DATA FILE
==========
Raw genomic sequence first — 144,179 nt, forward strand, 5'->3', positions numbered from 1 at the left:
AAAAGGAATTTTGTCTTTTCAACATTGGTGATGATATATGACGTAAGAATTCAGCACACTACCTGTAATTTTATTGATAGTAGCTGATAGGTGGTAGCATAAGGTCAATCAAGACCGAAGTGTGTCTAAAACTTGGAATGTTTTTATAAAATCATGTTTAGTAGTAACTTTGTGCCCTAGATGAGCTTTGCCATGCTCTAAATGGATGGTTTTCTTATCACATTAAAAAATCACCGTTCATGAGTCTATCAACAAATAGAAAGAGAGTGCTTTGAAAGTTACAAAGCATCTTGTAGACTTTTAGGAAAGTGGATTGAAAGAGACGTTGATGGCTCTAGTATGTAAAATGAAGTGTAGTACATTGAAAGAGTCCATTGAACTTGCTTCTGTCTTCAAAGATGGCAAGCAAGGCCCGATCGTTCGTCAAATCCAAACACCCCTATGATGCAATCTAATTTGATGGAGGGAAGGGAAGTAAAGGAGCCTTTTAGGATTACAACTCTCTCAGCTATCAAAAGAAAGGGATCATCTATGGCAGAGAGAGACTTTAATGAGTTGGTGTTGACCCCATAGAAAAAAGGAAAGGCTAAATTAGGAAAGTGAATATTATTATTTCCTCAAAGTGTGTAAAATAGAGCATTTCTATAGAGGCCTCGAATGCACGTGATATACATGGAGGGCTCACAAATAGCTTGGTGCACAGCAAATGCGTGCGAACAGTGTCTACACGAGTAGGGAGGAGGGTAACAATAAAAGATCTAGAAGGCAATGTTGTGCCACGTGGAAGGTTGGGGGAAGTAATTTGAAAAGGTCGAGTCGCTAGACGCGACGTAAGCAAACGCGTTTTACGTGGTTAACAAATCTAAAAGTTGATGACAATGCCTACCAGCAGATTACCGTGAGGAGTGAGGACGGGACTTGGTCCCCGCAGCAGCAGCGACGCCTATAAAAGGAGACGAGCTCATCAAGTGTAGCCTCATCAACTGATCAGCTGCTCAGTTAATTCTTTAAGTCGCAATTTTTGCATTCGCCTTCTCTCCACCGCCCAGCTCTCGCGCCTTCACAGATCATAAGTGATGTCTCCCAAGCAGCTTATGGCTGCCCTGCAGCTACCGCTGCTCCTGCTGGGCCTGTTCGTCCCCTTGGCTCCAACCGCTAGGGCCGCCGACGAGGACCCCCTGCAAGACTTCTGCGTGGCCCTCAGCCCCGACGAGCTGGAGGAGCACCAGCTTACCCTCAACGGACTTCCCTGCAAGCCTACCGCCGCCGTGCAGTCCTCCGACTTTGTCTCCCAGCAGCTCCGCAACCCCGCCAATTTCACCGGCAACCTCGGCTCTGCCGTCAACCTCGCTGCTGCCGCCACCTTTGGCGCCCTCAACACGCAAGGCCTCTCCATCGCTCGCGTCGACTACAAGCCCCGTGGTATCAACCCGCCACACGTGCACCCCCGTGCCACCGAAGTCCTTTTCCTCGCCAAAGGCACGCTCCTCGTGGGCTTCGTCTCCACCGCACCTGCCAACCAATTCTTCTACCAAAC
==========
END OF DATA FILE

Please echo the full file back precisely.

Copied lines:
Raw genomic sequence first — 144,179 nt, forward strand, 5'->3', positions numbered from 1 at the left:
AAAAGGAATTTTGTCTTTTCAACATTGGTGATGATATATGACGTAAGAATTCAGCACACTACCTGTAATTTTATTGATAGTAGCTGATAGGTGGTAGCATAAGGTCAATCAAGACCGAAGTGTGTCTAAAACTTGGAATGTTTTTATAAAATCATGTTTAGTAGTAACTTTGTGCCCTAGATGAGCTTTGCCATGCTCTAAATGGATGGTTTTCTTATCACATTAAAAAATCACCGTTCATGAGTCTATCAACAAATAGAAAGAGAGTGCTTTGAAAGTTACAAAGCATCTTGTAGACTTTTAGGAAAGTGGATTGAAAGAGACGTTGATGGCTCTAGTATGTAAAATGAAGTGTAGTACATTGAAAGAGTCCATTGAACTTGCTTCTGTCTTCAAAGATGGCAAGCAAGGCCCGATCGTTCGTCAAATCCAAACACCCCTATGATGCAATCTAATTTGATGGAGGGAAGGGAAGTAAAGGAGCCTTTTAGGATTACAACTCTCTCAGCTATCAAAAGAAAGGGATCATCTATGGCAGAGAGAGACTTTAATGAGTTGGTGTTGACCCCATAGAAAAAAGGAAAGGCTAAATTAGGAAAGTGAATATTATTATTTCCTCAAAGTGTGTAAAATAGAGCATTTCTATAGAGGCCTCGAATGCACGTGATATACATGGAGGGCTCACAAATAGCTTGGTGCACAGCAAATGCGTGCGAACAGTGTCTACACGAGTAGGGAGGAGGGTAACAATAAAAGATCTAGAAGGCAATGTTGTGCCACGTGGAAGGTTGGGGGAAGTAATTTGAAAAGGTCGAGTCGCTAGACGCGACGTAAGCAAACGCGTTTTACGTGGTTAACAAATCTAAAAGTTGATGACAATGCCTACCAGCAGATTACCGTGAGGAGTGAGGACGGGACTTGGTCCCCGCAGCAGCAGCGACGCCTATAAAAGGAGACGAGCTCATCAAGTGTAGCCTCATCAACTGATCAGCTGCTCAGTTAATTCTTTAAGTCGCAATTTTTGCATTCGCCTTCTCTCCACCGCCCAGCTCTCGCGCCTTCACAGATCATAAGTGATGTCTCCCAAGCAGCTTATGGCTGCCCTGCAGCTACCGCTGCTCCTGCTGGGCCTGTTCGTCCCCTTGGCTCCAACCGCTAGGGCCGCCGACGAGGACCCCCTGCAAGACTTCTGCGTGGCCCTCAGCCCCGACGAGCTGGAGGAGCACCAGCTTACCCTCAACGGACTTCCCTGCAAGCCTACCGCCGCCGTGCAGTCCTCCGACTTTGTCTCCCAGCAGCTCCGCAACCCCGCCAATTTCACCGGCAACCTCGGCTCTGCCGTCAACCTCGCTGCTGCCGCCACCTTTGGCGCCCTCAACACGCAAGGCCTCTCCATCGCTCGCGTCGACTACAAGCCCCGTGGTATCAACCCGCCACACGTGCACCCCCGTGCCACCGAAGTCCTTTTCCTCGCCAAAGGCACGCTCCTCGTGGGCTTCGTCTCCACCGCACCTGCCAACCAATTCTTCTACCAAAC